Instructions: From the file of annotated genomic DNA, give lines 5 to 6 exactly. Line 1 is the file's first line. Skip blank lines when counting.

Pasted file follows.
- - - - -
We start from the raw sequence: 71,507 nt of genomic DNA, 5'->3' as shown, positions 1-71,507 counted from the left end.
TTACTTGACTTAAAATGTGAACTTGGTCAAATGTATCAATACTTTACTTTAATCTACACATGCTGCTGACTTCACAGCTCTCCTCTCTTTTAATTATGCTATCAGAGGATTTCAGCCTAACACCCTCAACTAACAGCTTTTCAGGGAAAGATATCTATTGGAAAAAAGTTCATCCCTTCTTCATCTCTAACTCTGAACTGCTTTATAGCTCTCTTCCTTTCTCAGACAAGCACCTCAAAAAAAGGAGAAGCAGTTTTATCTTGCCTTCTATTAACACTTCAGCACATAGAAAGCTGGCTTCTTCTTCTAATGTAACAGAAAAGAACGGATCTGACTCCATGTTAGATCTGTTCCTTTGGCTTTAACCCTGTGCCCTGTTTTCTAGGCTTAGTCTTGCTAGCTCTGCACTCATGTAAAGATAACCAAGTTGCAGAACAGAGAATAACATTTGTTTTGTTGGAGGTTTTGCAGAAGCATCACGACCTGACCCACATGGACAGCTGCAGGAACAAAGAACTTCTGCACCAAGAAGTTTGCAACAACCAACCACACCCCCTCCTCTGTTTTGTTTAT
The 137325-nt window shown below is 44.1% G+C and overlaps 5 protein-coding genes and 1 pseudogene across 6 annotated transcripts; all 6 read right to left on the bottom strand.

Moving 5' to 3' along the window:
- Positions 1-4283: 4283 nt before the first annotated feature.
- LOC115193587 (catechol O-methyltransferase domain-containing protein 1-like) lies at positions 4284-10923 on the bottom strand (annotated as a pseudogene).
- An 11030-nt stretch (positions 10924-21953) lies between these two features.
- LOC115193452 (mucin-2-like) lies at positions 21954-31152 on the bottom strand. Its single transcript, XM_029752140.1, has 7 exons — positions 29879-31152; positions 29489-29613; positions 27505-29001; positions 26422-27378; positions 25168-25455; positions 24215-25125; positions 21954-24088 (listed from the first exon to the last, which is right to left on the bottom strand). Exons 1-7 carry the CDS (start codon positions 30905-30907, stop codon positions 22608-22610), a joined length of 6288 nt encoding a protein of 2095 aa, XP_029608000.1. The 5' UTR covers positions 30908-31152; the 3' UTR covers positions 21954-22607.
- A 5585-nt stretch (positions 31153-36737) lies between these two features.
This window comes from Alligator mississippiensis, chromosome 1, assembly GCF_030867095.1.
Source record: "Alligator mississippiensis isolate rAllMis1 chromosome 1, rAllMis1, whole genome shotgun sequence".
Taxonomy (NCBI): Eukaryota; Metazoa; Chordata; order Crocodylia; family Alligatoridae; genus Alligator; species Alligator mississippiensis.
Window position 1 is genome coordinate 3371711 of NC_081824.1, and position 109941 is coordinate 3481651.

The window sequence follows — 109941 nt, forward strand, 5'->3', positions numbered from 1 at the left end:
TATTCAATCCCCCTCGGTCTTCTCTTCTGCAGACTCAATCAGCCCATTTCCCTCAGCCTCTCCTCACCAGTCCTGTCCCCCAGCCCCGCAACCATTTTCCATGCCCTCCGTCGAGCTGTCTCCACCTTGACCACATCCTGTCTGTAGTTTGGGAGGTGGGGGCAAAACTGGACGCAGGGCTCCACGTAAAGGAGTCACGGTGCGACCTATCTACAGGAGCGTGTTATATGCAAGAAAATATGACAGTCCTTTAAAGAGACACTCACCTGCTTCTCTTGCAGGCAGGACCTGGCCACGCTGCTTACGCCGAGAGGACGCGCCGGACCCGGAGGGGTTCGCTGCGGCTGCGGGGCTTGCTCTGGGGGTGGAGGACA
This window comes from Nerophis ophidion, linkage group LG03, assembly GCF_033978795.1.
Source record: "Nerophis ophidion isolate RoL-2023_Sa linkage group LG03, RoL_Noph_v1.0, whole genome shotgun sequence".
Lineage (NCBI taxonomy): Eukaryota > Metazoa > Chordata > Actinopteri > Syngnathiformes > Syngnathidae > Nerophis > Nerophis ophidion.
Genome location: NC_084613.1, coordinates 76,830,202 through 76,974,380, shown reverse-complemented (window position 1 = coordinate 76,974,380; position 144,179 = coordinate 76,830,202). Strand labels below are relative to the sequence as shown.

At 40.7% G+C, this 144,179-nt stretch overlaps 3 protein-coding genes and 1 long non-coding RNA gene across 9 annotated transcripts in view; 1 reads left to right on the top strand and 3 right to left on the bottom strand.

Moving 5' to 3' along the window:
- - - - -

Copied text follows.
- Positions 1-4283: 4283 nt before the first annotated feature.
- LOC115193587 (catechol O-methyltransferase domain-containing protein 1-like) lies at positions 4284-10923 on the bottom strand (annotated as a pseudogene).